Share this article on:

Influence of Daily Running Wheel Activity on Immune Response to Infection with Murine Gammaherpesvirus-68: 7084:30 PM – 4:45 PM

Jung, Alan P.; Gasper-Smith, Nancy; Bost, Kenneth L.; Turner, Michael J.; Lightfoot, J. Timothy FACSM

Medicine & Science in Sports & Exercise: May 2006 - Volume 38 - Issue 5 - p S31
Presidential Closing Remarks 12:05 PM – 12:15 PM: Immediately Following President's Lectures ROOM: Ballroom 2/3 and Ballroom 1: B-50 Free Communication/Slide – Exercise Immunology I: WEDNESDAY, MAY 31, 2006 3:15 PM – 5:15 PM ROOM: 302

University of North Carolina at Charlotte, Charlotte, NC


Support: NIHAI30407 (Gasper-Smith, Bost), AR050085 (Lightfoot), DK61635 (Lightfoot), AG022417 (Turner)

It has been suggested that physical activity has a beneficial effect on immune function; however, it is not well known whether daily physical activity affects immune response to a viral infection. Murine gammaherpesvirus-68 (MHV-68) is the mouse model for Epstein-Barr virus, which is the causative agent of infectious mononucleosis in humans. Following acute infection this virus becomes latently present for life.

PURPOSE: This study investigated the effect of eight weeks of wheel running activity on immune response to infection with MHV-68.

METHODS: At seven weeks of age C57Bl/6 mice were housed individually. One group (RUN-INFECT) had access to running wheels for eight weeks and was intranasally infected with 6000 pfu of MHV-68 at the end of the eight week period (age 15 weeks). A second group (INFECT) did not have access to running wheels and was infected with MHV-68 in a similar manner at age 15 weeks. A third group (RUN) had access to running wheels for eight weeks and was mock-infected with a saline solution at age 15 weeks. All mice were sacrificed 14 days post-infection (17 weeks of age) which corresponded to the height of latent infection. Spleens from all mice were weighed as an indirect measure of lymphoproliferation, and infectious centers assays were performed in the RUN-INFECT and INFECT groups to determine latent viral burden.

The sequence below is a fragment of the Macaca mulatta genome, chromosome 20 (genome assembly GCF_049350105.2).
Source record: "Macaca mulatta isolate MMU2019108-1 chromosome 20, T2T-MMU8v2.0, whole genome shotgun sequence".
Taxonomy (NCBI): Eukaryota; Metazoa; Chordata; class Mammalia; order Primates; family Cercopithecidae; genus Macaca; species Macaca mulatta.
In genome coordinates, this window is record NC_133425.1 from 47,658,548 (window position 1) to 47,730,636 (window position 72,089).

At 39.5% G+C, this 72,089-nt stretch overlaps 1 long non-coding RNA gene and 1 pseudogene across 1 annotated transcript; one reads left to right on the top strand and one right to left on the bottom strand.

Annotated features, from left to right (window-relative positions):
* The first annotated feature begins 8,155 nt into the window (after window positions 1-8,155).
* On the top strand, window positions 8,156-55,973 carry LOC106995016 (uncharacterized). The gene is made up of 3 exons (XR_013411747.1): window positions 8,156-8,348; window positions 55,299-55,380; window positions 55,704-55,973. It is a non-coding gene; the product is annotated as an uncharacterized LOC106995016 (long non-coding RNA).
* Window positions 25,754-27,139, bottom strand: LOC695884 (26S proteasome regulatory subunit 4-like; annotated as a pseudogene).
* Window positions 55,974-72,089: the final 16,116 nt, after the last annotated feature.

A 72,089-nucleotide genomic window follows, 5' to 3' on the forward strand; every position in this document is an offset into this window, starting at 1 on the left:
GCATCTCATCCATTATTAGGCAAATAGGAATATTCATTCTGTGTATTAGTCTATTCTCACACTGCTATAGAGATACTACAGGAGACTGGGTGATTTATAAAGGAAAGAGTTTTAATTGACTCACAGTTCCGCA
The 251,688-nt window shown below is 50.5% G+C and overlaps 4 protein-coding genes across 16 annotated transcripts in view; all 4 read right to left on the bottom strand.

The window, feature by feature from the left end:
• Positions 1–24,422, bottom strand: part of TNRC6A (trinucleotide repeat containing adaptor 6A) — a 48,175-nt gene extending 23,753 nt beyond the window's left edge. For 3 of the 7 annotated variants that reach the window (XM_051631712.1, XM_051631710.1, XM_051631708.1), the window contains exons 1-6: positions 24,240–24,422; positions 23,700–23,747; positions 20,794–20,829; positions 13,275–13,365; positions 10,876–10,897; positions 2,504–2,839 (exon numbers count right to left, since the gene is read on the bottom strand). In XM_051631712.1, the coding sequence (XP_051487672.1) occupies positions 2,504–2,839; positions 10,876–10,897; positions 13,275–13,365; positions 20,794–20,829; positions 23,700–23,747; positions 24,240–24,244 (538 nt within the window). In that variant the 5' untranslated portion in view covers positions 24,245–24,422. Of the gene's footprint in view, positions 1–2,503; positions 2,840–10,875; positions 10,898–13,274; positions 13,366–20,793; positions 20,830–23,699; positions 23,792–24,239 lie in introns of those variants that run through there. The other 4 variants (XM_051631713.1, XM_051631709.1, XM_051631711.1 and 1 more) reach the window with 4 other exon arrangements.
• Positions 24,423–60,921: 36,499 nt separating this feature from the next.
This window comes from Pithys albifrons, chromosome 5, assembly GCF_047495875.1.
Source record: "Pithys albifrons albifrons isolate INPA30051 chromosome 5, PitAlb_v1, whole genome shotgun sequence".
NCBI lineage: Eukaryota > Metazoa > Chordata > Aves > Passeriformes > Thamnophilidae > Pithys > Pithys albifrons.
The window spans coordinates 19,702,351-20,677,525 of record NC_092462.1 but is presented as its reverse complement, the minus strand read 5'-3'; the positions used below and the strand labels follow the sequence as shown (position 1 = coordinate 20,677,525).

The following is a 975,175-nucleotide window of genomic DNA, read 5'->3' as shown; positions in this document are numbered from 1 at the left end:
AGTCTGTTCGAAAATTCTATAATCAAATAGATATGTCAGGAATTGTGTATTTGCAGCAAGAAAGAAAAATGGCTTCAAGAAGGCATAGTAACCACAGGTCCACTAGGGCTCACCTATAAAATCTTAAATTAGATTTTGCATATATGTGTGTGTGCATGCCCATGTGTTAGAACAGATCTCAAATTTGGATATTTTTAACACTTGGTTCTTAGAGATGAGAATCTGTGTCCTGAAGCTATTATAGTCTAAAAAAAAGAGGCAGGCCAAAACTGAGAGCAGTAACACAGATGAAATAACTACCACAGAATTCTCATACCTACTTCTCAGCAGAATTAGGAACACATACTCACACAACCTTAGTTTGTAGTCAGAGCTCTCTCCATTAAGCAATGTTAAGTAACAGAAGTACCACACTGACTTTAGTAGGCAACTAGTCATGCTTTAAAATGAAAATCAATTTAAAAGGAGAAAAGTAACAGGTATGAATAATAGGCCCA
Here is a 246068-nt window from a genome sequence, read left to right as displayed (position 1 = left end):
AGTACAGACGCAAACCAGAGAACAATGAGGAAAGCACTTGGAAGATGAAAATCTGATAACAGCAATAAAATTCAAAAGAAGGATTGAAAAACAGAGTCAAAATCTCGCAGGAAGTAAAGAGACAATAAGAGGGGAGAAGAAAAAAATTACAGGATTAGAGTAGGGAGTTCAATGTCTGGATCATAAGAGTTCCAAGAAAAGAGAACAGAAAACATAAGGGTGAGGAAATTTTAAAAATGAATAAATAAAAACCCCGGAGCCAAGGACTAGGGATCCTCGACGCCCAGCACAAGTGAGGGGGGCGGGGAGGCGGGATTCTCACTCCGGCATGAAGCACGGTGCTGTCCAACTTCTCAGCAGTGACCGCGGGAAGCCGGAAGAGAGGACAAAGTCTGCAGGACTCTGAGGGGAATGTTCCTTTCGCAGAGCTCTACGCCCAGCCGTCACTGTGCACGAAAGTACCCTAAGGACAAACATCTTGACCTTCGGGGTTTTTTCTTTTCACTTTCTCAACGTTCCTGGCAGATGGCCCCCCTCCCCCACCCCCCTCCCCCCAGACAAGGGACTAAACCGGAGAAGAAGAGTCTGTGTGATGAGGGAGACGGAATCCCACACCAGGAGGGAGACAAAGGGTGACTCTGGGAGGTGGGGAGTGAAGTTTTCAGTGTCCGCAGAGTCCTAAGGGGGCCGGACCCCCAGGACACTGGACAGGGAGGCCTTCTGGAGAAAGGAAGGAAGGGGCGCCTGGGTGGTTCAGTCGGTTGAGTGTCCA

RESULTS: Spleen weights were significantly greater in the RUN-INFECT group (127.4±16.0g) and the INFECT group (152±46.3g) compared to the RUN group (76.6±5.1g, p=0.04 and p=0.003, respectively). There was no difference in spleen weight between the RUN-INFECT group and the INFECT group (p>0.05). There was no difference in the number of infectious centers in the spleen between the RUN-INFECT and INFECT groups (p>0.05).

CONCLUSIONS: The results of this study suggest that running wheel activity prior to infection with MHV-68 had little effect on immune response, as measured by lymphoproliferation and latent viral burden.

© 2006 American College of Sports Medicine